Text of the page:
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Immunology, Endocrine & Metabolic Agents in Medicinal Chemistry (Discontinued)


ISSN (Print): 1871-5222
ISSN (Online): 1875-6115

Aromatase, Estrogens and Testicular Germ Cell Development

Author(s): S. Carreau, H. Bouraima-Lelong, C. Bois, L. Zanatta, F. R.M. Silva and C. Delalande

Volume 11, Issue 1, 2011

Page: [33 - 39] Pages: 7

DOI: 10.2174/187152211794519430

Price: $65


Aromatase converts irreversibly androgens into estrogens and is present in the endoplasmic reticulum of various tissues including the mammalian testis. In most of the mammals studied up today, at least in rodents, all testicular cells except peritubular cells express aromatase. Indeed in adult rat germ cells (pachytene spermatocytes and round spermatids) we have demonstrated- the presence of a functional aromatase - and the estrogens output is equivalent to that of Leydig cells. Moreover in the adult rat, transcripts of aromatase vary according to the germ cell type and to the stages of seminiferous epithelium, a maximum being observed at stage I. By contrast with the androgen receptors mainly localized in somatic cells, estrogen receptors (ERs) are described in most of the testicular cells including germ cells. Both estrogen receptors mRNA at levels are higher in purified round spermatids than in pachytene spermatocytes suggesting a putative role of estrogens in the haploid steps of spermatogenesis. Thus, besides the presence of high affinity ERα and/or ERβ, a rapid membrane effect has been recently reported in mouse testis leading to a control of mouse cell proliferation by estradiol. In a recent work we demonstrated that GPR30 (a transmembrane intracellular estrogen receptor) is expressed in adult rat pachytene spermatocytes and that estrogens through both GPR30 and ERα are able to activate the rapid EGFR/ERK/c-jun signaling cascade, which in turn triggers an apoptotic mitochondrial pathway involving an increase in Bax expression and a concomitant reduction of cyclin A1 and B1 gene levels which are involved in the balance between cellular proliferation and apoptosis. As already demonstrated in ArKO mice and from the data collected in ERαKO, estrogens do play an important role in germ cells development and maturation. Thus the role of estrogens (intracrine, autocrine and / or paracrine) in spermatogenesis (proliferation, apoptosis, survival and maturation) and more generally, the male reproduction is now obvious.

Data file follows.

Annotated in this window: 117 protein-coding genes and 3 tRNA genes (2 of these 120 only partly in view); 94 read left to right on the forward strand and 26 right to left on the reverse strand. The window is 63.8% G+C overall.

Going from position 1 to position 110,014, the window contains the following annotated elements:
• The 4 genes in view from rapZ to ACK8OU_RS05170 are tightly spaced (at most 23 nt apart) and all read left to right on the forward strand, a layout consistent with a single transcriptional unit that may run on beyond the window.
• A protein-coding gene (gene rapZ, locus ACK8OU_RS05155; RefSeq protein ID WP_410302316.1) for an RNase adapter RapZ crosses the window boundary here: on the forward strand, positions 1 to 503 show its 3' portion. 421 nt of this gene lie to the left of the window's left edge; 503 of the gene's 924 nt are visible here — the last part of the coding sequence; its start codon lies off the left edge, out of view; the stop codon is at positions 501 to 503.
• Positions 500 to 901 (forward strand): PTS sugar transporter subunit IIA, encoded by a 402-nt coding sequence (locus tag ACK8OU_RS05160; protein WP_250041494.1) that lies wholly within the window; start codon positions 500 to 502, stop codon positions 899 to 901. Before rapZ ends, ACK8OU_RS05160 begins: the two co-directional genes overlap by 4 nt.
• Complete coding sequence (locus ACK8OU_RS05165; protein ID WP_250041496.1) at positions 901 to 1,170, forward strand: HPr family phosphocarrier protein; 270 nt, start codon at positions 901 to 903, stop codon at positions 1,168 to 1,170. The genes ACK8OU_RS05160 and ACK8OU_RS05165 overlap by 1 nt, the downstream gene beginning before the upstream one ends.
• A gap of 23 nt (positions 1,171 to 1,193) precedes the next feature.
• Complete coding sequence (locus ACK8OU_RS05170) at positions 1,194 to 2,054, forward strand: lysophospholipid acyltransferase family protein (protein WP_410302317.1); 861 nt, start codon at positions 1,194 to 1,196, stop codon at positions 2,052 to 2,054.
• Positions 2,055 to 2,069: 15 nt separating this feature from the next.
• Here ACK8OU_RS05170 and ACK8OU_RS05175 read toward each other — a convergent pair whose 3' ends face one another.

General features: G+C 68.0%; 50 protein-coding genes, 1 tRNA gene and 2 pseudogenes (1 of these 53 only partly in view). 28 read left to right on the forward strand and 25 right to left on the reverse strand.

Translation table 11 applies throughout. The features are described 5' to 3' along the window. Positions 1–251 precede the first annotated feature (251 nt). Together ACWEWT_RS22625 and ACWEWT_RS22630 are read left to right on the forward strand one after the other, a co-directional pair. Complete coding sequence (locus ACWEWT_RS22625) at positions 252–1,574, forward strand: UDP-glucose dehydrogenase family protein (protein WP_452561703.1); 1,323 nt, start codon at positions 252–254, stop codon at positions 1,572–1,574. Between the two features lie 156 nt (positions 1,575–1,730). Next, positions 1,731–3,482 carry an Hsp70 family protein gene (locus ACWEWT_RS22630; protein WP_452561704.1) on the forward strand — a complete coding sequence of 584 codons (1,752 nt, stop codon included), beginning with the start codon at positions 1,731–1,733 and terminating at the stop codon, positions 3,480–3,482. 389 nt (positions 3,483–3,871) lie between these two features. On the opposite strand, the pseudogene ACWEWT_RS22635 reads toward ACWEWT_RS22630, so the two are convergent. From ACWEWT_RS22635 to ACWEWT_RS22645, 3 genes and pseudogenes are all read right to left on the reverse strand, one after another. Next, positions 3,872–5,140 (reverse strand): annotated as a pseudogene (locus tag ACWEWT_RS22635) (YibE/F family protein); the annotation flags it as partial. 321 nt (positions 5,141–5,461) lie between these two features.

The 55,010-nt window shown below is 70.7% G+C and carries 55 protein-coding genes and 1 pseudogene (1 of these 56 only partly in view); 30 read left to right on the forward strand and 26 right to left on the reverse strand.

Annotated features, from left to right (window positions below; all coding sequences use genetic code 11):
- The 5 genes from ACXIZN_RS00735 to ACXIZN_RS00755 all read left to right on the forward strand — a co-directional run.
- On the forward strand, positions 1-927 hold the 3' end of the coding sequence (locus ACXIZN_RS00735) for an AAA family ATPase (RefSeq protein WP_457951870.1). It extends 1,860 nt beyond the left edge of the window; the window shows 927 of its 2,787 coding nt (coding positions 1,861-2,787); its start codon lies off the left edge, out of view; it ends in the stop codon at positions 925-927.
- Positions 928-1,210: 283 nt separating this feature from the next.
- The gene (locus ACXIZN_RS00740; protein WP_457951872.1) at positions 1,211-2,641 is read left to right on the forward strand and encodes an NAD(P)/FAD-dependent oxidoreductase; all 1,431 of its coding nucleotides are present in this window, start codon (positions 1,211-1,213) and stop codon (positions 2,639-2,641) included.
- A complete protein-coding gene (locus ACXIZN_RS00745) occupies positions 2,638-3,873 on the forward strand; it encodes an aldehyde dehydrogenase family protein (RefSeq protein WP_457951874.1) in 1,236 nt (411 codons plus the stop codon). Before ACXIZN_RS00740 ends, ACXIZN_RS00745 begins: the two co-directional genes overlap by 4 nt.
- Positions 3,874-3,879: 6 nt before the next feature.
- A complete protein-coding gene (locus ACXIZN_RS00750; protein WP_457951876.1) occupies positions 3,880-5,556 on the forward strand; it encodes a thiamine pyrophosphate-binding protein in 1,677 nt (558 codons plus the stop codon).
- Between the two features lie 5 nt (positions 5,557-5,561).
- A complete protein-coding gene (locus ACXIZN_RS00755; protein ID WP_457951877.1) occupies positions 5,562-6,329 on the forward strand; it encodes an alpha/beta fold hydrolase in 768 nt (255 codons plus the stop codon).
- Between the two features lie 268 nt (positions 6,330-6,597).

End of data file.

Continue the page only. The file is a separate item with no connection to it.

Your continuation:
Keywords: Aromatase, estrogens, estrogen receptors, germ cell development, spermatogenesis, apoptosis, testis, mammals

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